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In the last decade, Microsoft Word and Google Docs have been battling it out for the coveted title of ‘Best Word Processor’. MS Word has been around for almost three decades (launched on 25 October 1983).
Meanwhile, the cloud-based Google Docs was launched in 2006.
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Google Docs has risen in popularity and has been eating into the market share of Microsoft Word. In an interview in 2020, G Suite boss Javier Soltero said Google’s G Workplace ( previously G Suite), which includes Google Docs, had over 2 billion active monthly users by the end of 2019.
On the other hand, Office 365 is used by over a million companies worldwide, with over 879,851 companies in the US alone using the office suite software. Interestingly, Soltero worked at Microsoft before joining Google.
Is MS Word losing the battle?
Microsoft Word was launched in the era of printers and fax machines. It started its life as a formatting tool for text.
Meanwhile, Google Docs burst into the scene in the age of the cloud. Unlike MS Word, you don’t have to install Docs on your computer, and it works on your browser.
According to a 2021 Gartner report, Google’s productivity software market share grew 10.3 percent year on year in 2020. Meanwhile, Google continues to grow from a low base and takes 1 to 2 percent of market share annually. That said, Microsoft is still the market leader.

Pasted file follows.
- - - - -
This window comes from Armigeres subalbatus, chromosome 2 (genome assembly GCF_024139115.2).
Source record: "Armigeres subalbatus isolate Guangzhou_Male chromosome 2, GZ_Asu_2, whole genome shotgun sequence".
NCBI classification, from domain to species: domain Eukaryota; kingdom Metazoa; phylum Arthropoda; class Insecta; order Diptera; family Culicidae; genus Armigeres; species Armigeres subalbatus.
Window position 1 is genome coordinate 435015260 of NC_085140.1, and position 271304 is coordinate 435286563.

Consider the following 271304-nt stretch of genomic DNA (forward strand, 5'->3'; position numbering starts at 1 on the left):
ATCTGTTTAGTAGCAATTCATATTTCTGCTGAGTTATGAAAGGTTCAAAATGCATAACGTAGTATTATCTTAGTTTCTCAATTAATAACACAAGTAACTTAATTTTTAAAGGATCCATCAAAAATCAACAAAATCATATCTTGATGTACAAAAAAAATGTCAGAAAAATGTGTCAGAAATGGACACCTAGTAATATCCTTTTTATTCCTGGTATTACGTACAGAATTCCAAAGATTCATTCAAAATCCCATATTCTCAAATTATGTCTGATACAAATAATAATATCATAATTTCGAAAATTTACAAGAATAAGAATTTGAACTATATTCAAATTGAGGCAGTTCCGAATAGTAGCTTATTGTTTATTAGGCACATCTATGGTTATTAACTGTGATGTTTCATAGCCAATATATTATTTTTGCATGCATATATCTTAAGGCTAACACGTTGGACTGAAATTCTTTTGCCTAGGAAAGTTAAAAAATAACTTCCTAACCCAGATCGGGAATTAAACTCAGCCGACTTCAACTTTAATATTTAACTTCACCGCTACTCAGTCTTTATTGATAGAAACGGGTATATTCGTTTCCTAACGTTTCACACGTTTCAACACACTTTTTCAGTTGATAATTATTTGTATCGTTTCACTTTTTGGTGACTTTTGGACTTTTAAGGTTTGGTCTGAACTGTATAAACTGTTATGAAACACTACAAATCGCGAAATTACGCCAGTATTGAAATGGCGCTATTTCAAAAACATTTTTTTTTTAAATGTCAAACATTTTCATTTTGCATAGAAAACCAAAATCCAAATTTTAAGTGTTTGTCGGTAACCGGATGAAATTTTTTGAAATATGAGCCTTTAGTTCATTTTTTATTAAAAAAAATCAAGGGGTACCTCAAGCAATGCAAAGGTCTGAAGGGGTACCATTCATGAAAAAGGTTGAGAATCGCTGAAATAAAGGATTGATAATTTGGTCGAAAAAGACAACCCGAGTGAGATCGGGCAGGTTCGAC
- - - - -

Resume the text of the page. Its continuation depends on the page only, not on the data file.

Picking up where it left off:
More and more organisations are now moving to Google Docs because it’s cloud-based. Google Docs is also accessible from any device, and also it’s free. On the other hand, Microsoft Word is not free and comes as part of the Microsoft 365 package. Excel is a part of Microsoft 365. And chances are, most organisations are spending money on Microsoft 365 just for Excel.
Given the rising popularity of Google Docs, Microsoft launched MS Word Online in 2020, but not all features are available on the online version.
Market share of major office suites technologies in the US as of October 2020
Products and services from Microsoft such as Outlook, MS Word, Powerpoint and Excel used to be indispensable in an office space. However, a lot has changed lately.
Recently, after 27 years, Microsoft discontinued its support for Internet Explorer. The death of Internet Explorer is a prime example of Microsoft’s lack of innovation. There was a time when Internet Explorer was the most used browser globally.
Between 2002 and 2003, Internet Explorer had around 95 percent market share. Google Chrome did not even exist back then. Now, Internet Explorer is dead, and Chrome owns a market share of around 65 percent.
Google Docs was able to take the fight to Microsoft and capture the markets once dominated by Microsoft. Meanwhile, Microsoft’s search engine Bing turned out to be a damp squib.
From an innovation perspective, Microsoft is not blazing new trails but following in the footsteps of Google. For example, Microsoft launched Word online years after the launch of Google Docs.
Microsoft is moving from the legacy products it’s once known for and doubling down on the cloud and AI. The company is committing resources to futuristic tech, and it seems like tools like Word have no place in its roadmap.
Recently, Microsoft announced it is working on an MS Word upgrade which will allow users to edit, review, and view their documents in Word for Windows.
Meanwhile, these features are already available on Google Docs, further strengthening the argument that the former is now playing catch up with Google. A few days back, Microsoft said its popular predictive typing feature would soon come to Word on Mac, which again is available on Google Docs.